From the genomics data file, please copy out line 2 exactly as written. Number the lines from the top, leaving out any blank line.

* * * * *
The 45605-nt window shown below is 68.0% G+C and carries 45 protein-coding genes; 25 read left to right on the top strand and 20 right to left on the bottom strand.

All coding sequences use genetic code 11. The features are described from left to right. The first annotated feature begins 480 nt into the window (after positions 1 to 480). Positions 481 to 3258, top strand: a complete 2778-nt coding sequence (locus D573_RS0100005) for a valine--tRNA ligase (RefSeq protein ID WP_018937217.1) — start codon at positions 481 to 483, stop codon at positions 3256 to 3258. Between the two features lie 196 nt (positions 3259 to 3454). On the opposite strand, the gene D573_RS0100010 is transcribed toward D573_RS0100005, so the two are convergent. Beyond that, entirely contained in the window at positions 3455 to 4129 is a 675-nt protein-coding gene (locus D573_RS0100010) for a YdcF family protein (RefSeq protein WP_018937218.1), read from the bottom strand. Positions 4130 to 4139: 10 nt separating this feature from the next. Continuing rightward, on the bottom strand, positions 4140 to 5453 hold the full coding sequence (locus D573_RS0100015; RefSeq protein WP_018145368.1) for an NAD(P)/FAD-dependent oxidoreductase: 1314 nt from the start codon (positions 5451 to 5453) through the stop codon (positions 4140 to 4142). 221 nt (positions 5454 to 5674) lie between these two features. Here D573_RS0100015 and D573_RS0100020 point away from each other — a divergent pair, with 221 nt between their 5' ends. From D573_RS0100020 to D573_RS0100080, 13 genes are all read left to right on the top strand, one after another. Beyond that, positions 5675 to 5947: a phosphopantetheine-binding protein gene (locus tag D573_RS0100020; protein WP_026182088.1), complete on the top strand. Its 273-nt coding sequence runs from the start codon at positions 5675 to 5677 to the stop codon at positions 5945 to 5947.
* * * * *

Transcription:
All coding sequences use genetic code 11. The features are described from left to right. The first annotated feature begins 480 nt into the window (after positions 1 to 480). Positions 481 to 3258, top strand: a complete 2778-nt coding sequence (locus D573_RS0100005) for a valine--tRNA ligase (RefSeq protein ID WP_018937217.1) — start codon at positions 481 to 483, stop codon at positions 3256 to 3258. Between the two features lie 196 nt (positions 3259 to 3454). On the opposite strand, the gene D573_RS0100010 is transcribed toward D573_RS0100005, so the two are convergent. Beyond that, entirely contained in the window at positions 3455 to 4129 is a 675-nt protein-coding gene (locus D573_RS0100010) for a YdcF family protein (RefSeq protein WP_018937218.1), read from the bottom strand. Positions 4130 to 4139: 10 nt separating this feature from the next. Continuing rightward, on the bottom strand, positions 4140 to 5453 hold the full coding sequence (locus D573_RS0100015; RefSeq protein WP_018145368.1) for an NAD(P)/FAD-dependent oxidoreductase: 1314 nt from the start codon (positions 5451 to 5453) through the stop codon (positions 4140 to 4142). 221 nt (positions 5454 to 5674) lie between these two features. Here D573_RS0100015 and D573_RS0100020 point away from each other — a divergent pair, with 221 nt between their 5' ends. From D573_RS0100020 to D573_RS0100080, 13 genes are all read left to right on the top strand, one after another. Beyond that, positions 5675 to 5947: a phosphopantetheine-binding protein gene (locus tag D573_RS0100020; protein WP_026182088.1), complete on the top strand. Its 273-nt coding sequence runs from the start codon at positions 5675 to 5677 to the stop codon at positions 5945 to 5947.